Divorce can be stressful even in amicable circumstances. When you add an absentee spouse to the mix, the whole process can quickly become overwhelming. Fortunately, most people are cooperative and respond to their spouse’s efforts to contact them. In some cases, however, the person disappears, causing the other spouse a lot of frustration and anxiety.
The good news is that you can still get divorced even if you can’t find your spouse. Generally, you have three options when it comes to tracking down an unwilling or unreachable ex.
Ask for More Time
One of the easiest approaches when you can’t locate your spouse is to simply request more time from the court. This is where the help of an experienced family law lawyer can be invaluable, as the burden of finding your spouse falls on you – not the court. In some cases, individuals have been able to track down an absentee spouse through social media, such as Facebook. You can also search criminal records, past employers, and property records.
Divorce by Publication
“Divorce by publication” allows you to obtain a divorce even when you can’t find the other person. With divorce by publication, you must swear to the court that you have diligently searched for the other person but still can’t locate him or her. From there, you publish notice of the divorce in a local newspaper for four consecutive weeks – the idea being that your spouse will see it in the paper. After 60 days with no response from your spouse, the court will grant an uncontested divorce.
Wait It Out
The court can grant the divorce if the other spouse fails to respond within 45 days of the filing of the initial pleading. Although Georgia law does not permit a “default judgment” in divorce cases, the court does have the authority to move forward with the divorce without the other party being present or even notified of subsequent hearings.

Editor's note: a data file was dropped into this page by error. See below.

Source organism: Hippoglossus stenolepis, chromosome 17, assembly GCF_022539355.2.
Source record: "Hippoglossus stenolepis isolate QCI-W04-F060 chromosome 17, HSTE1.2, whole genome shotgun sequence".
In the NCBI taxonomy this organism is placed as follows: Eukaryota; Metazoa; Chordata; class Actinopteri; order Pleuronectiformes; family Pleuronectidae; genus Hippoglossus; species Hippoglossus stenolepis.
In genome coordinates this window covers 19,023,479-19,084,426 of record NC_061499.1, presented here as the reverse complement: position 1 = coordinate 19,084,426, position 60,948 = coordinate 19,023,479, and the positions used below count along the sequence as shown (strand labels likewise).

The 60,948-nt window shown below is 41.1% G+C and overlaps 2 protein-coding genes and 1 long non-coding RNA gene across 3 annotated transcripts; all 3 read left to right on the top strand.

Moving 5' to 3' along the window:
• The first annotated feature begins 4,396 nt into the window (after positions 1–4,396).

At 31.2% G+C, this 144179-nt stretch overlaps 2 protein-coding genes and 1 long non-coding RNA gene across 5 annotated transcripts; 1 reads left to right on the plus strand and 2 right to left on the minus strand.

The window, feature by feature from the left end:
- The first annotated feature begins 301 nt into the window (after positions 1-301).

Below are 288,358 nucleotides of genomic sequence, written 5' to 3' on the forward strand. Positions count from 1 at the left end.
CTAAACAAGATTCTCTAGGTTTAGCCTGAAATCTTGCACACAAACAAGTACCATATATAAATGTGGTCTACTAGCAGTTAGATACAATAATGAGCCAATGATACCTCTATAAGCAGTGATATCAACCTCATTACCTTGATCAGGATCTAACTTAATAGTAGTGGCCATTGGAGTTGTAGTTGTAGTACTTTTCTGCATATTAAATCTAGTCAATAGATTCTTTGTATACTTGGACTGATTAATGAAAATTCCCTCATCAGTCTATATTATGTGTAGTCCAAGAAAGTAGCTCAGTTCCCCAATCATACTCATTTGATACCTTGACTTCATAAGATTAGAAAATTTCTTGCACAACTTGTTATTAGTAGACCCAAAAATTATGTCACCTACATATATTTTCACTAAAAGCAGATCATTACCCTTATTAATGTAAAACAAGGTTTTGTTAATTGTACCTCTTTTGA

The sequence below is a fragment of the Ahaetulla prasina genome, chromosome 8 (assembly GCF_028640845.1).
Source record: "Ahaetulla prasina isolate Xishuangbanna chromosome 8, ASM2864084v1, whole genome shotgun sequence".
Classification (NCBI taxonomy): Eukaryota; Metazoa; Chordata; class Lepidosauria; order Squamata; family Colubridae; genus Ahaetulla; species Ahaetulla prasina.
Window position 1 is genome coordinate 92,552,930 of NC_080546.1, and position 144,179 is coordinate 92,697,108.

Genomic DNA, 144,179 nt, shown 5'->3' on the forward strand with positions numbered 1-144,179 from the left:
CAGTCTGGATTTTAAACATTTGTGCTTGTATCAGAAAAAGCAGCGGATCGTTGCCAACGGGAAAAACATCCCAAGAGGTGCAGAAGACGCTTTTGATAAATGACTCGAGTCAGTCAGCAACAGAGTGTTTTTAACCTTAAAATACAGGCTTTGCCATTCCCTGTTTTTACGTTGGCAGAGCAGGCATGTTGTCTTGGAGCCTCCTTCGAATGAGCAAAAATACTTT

Georgia Divorce and Family Law
I help individuals and families throughout Georgia in a wide range of family law cases. Contact my office today at (912) 265-9811 to discuss your case.
This article has been prepared by J. Alan Welch Law for informational purposes only and does not, and is not intended to, constitute legal advice. The information is not provided in the course of an attorney-client relationship and is not intended to substitute for legal advice from an attorney licensed in your jurisdiction.
This blog is for educational purposes only as well as to give you general information and a general understanding of the law, not to provide specific legal advice. By using this blog you understand that there is no attorney client relationship between you and the attorney or law firm. The blog should not be used as a substitute for competent legal advice from a licensed professional attorney in your state.